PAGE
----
Thank you for this post, we really appreciate it! I wanted to let your readers know that the Teacher Institute registration is now live at Also, we are hosting a small professional development this March in partnership with the Civil War Institute at Gettysburg College. During the event we will release our new Civil War Curriculum and kick-off the 150th Anniversary. Teachers can learn more and register at

    Thank you again for all of your support,

  • Sherree Jan 21, 2011 @ 6:58

    You’re welcome, Kevin. Thank you. It looks like it is going to be a very good year. Congratulations on the NYT piece and your Crater ms.

  • Sherree Jan 21, 2011 @ 6:52

    Thanks for the link, Kevin. I probably got the idea to watch the movie from your blog, and just didn’t remember.

    In the post, referring to the final scene, you said the following:

    “The scene is punctuated by Holt taking control of his horse and doffing his hat. No doubt, I am making too much of it, but it reminds me of some of the most popular images of Civil War generals. At that moment Holt embodies the glory that has traditionally been attached to these men.”

    I don’t think you are making too much of this gesture, and I agree with you. I would add that in tipping his hat to Sue Lee, Holt also redefines the concept of honor. That is, Holt honors Sue Lee’s growth that was brought about by her interaction with Holt himself. At the beginning of the movie, Sue Lee sees Holt as a white southerner brought up in a slave society would see a black man–as a slave. By the end of the movie, she sees Holt as he is–a man. Such a brilliant scene.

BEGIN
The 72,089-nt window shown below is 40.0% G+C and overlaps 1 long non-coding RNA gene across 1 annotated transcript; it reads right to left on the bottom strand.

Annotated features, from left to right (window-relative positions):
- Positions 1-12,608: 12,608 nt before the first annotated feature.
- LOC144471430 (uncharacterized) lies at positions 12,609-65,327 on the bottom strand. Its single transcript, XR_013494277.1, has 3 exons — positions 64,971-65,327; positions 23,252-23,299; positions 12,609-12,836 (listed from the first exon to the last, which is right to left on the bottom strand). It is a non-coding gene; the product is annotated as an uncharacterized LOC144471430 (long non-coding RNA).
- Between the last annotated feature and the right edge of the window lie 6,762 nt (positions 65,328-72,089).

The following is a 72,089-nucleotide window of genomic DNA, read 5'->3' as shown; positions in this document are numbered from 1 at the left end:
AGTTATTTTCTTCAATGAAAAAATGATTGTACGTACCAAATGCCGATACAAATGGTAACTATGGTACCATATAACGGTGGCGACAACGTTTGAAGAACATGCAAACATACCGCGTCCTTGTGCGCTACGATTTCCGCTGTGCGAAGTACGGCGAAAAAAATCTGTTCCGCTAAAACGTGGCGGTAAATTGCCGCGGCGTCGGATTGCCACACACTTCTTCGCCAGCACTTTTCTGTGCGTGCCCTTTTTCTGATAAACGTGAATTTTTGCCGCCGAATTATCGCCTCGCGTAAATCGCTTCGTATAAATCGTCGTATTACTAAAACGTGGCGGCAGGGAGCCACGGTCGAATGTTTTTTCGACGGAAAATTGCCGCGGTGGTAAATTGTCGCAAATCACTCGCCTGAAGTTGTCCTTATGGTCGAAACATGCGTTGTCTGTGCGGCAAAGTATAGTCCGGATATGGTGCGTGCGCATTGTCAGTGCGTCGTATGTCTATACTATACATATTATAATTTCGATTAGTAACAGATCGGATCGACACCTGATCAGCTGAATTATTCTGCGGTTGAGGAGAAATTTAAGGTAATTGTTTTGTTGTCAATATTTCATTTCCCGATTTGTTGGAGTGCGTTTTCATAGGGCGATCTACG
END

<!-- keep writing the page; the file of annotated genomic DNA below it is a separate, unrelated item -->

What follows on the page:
• Kevin Levin Jan 21, 2011 @ 6:53

      Now that is an excellent point and one that I completely missed. Thanks, Sherree.

  • Sherree Jan 21, 2011 @ 6:06

    Good luck with this, Kevin. I am sure you will do a tremendous job. I just reread your post on “Glory” and it is excellent, as is your work on the “Black Confederate” issue.

    I recently watched “Ride With the Devil” and found it to be a compelling movie. I am not certain of the historical accuracy, however.

    I am waiting for your post on the Huck Finn issue, if you decide to address it. Perhaps your father will join in the discussion. I found his comments to be concise, to the point, and full of humor–all qualities I personally admire.

    I am still trying to figure out what it means when one generally does not identify with either side of an issue, as Arleigh astutely pointed out in one discussion. I don’t want to dwell too long on this, though, or else Brooks Simpson might bring in the drill sergeant therapist and I will have to abandon my Hamlet like stance. Regards to you and your readers.

    • Kevin Levin Jan 21, 2011 @ 6:15

      Hi Sherree,

      Thanks for the kind words. I absolutely love working with my fellow teachers. My goal with these workshops is to introduce teachers not just to content that they can use in their classrooms, but to historical analysis as well. I’ve avoided the Huck Finn controversy because it’s nothing new. I’m not sure I can add anything to this discussion that has not already been said.

      Ride With the Devil is a wonderful film and one that I’ve used in my class on Civil War Memory. Here is an old post on the film: